I can think of one situation where having a given maximum response time would be necessary; viewing "3D" content using (currently LCD) shutter glasses. In order to use this technique, where the left eye image is displayed while the right eye is blinded and vice versa, the display has to be able to completely change images over the whole frame at twice the desired frame rate. Twice because you need two images for each frame; one for each eye.
For 30fps you need to change the image 60 times per second which is once every 16.7 milliseconds. The time to switch frames should actually be much shorter than this because the frame must be switched and stable before you can switch the eye shutters.
The sequence would be:
1. Open the right eye shutter while the diplay is showing a stable right eye image.
2. Close both shutters while the display is transitioning between the frame's right and left images.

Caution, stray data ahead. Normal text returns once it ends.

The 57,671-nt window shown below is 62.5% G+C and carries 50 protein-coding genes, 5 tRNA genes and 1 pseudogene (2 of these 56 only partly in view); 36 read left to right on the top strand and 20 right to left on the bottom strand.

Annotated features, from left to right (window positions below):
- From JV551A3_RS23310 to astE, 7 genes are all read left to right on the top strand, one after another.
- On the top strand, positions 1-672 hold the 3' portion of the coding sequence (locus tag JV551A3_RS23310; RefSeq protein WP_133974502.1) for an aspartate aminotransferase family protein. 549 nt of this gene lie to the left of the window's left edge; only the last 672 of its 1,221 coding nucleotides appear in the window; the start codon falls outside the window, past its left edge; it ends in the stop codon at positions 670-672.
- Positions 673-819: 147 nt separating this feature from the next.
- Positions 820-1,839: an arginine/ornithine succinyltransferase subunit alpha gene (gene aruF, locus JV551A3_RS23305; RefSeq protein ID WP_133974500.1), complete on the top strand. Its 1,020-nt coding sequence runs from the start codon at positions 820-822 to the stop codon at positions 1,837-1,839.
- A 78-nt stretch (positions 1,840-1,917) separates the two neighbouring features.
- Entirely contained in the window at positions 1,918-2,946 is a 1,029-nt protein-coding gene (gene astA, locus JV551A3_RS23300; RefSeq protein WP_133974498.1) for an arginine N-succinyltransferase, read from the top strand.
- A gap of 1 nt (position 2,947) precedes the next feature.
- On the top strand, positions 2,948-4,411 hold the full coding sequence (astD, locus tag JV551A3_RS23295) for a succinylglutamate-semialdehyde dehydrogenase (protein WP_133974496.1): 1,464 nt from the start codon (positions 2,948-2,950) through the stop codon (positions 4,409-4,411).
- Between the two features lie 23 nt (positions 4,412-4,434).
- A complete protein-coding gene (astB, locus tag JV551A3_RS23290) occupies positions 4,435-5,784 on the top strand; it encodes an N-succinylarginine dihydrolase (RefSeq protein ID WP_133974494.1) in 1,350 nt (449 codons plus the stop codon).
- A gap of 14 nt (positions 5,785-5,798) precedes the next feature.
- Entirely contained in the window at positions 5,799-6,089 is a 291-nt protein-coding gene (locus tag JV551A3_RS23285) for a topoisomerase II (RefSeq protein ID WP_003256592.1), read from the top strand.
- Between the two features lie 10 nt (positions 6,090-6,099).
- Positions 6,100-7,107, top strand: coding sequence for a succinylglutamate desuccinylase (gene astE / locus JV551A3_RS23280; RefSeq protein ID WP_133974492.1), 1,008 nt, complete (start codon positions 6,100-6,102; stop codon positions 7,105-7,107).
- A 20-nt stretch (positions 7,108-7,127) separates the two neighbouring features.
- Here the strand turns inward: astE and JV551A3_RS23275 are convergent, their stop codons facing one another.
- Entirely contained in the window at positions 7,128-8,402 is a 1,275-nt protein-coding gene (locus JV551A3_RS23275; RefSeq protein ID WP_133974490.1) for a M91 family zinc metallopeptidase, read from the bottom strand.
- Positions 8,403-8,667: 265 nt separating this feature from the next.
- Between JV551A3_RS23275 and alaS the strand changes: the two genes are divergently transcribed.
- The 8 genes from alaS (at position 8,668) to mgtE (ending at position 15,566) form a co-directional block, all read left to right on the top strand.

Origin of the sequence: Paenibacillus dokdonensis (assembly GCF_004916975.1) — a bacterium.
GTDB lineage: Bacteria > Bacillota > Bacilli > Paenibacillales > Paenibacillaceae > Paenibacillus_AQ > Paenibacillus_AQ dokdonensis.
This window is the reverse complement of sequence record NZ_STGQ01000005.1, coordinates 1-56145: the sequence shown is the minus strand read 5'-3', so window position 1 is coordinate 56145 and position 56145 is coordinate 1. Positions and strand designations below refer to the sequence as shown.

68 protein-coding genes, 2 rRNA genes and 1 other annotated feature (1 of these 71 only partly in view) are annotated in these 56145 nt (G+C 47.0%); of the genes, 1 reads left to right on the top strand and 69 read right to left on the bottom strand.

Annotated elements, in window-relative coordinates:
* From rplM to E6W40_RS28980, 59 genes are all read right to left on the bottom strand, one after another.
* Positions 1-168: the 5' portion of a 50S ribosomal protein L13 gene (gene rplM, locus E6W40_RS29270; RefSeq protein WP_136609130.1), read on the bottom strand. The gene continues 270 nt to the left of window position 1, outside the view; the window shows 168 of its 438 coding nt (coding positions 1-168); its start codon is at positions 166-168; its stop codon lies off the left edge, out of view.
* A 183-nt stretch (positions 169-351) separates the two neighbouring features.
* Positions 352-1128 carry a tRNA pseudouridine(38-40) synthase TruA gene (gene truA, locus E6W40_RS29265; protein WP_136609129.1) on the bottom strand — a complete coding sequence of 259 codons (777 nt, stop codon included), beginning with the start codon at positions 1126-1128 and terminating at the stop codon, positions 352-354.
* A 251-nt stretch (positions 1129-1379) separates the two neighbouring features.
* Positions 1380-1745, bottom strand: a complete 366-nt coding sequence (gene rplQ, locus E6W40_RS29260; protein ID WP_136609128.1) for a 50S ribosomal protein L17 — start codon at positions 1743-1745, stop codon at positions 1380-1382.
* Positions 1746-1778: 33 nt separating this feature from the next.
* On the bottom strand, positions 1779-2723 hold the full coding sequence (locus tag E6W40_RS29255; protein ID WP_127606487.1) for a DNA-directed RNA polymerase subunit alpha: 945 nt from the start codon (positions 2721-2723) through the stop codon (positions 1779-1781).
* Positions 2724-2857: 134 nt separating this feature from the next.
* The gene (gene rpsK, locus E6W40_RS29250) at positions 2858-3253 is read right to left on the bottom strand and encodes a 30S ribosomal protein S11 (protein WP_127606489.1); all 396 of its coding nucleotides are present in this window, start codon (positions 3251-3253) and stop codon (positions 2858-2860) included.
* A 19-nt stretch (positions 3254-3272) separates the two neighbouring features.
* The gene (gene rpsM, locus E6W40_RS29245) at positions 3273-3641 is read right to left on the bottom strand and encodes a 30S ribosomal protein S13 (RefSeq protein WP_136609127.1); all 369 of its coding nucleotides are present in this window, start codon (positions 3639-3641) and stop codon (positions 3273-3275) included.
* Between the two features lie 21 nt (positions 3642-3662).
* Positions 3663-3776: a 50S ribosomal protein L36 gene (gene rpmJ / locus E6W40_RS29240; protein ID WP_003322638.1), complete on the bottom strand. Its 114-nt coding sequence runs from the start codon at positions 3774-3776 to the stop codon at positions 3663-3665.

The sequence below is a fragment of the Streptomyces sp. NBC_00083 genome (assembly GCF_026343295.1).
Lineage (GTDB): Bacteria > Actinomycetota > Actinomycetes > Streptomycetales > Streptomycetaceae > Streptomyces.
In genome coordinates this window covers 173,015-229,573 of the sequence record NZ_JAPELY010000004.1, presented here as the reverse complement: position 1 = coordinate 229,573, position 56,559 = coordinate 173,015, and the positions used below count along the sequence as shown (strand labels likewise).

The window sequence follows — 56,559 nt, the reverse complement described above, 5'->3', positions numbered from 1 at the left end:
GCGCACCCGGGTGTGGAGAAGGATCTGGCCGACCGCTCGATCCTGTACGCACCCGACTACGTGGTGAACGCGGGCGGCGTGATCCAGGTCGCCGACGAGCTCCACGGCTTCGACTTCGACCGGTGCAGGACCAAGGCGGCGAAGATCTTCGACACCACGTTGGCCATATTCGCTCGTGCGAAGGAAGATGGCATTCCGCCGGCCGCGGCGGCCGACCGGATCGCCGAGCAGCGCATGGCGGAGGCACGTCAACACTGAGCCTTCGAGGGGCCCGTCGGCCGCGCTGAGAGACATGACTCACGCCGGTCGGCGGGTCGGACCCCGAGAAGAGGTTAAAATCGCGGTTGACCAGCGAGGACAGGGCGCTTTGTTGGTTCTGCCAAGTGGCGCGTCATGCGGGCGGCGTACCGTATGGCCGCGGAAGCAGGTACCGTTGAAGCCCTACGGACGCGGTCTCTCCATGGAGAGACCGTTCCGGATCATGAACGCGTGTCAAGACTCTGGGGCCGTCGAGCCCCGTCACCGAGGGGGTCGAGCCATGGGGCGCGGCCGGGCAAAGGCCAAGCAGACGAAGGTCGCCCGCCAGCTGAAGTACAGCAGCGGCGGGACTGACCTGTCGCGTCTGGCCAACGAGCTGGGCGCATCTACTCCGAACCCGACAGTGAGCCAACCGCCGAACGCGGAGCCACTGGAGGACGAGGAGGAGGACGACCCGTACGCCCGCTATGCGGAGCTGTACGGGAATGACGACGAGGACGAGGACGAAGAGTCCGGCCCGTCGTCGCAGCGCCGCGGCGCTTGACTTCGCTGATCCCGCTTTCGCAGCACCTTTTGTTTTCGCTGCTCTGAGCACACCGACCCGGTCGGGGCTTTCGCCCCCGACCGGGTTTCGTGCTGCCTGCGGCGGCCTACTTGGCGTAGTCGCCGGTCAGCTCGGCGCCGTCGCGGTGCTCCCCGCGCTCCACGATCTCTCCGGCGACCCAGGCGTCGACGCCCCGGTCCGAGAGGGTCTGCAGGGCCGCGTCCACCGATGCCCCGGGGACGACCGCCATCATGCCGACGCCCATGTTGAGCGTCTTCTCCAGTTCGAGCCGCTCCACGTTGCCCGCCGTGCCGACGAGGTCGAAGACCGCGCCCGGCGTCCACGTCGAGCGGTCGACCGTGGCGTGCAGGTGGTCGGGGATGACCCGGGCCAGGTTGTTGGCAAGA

3. Open the left shutter.
4. Close both shutters while the display is changing to the next frame's right image.
5. Repeat from step 1.
The response time of the set dictates the length of steps 2 and 4. You obviously want to keep this as short as possible in relation to steps 1 and 3 because neither eye is seeing anything during the transition time. So, for alternate image 3D content viewing, the faster the set's response time the better, regardless of the length of retinal retention.
At 30fps, 2ms response might be ok, or even 4ms if the set was bright enough. Note, though, that quoted LCD response times are somewhat like quoted contrast ratios. There are various ways of measuring them and the manufacturer will generally use one that sounds the best. The actual time from one fully stable image to a totally different fully stable image is probably longer than the response time specified. Here's an article that talks about this:
LCD Televisions and Image Lag
Whether 3D capability is a desired feature, that would help sell sets, is debatable. I can see it being an interesting feature for video games. The recent release of the movie "Beowulf" in 3D indicates that there could be some interest in having this technology in a home theatre.
It's unlikely that current LCD TV technology could handle it. Plasma may be able to do it. DLP, with its 16 micro
second response times, can handle it easily, and Samsung has included this capability in some of their current DLP RPTV sets.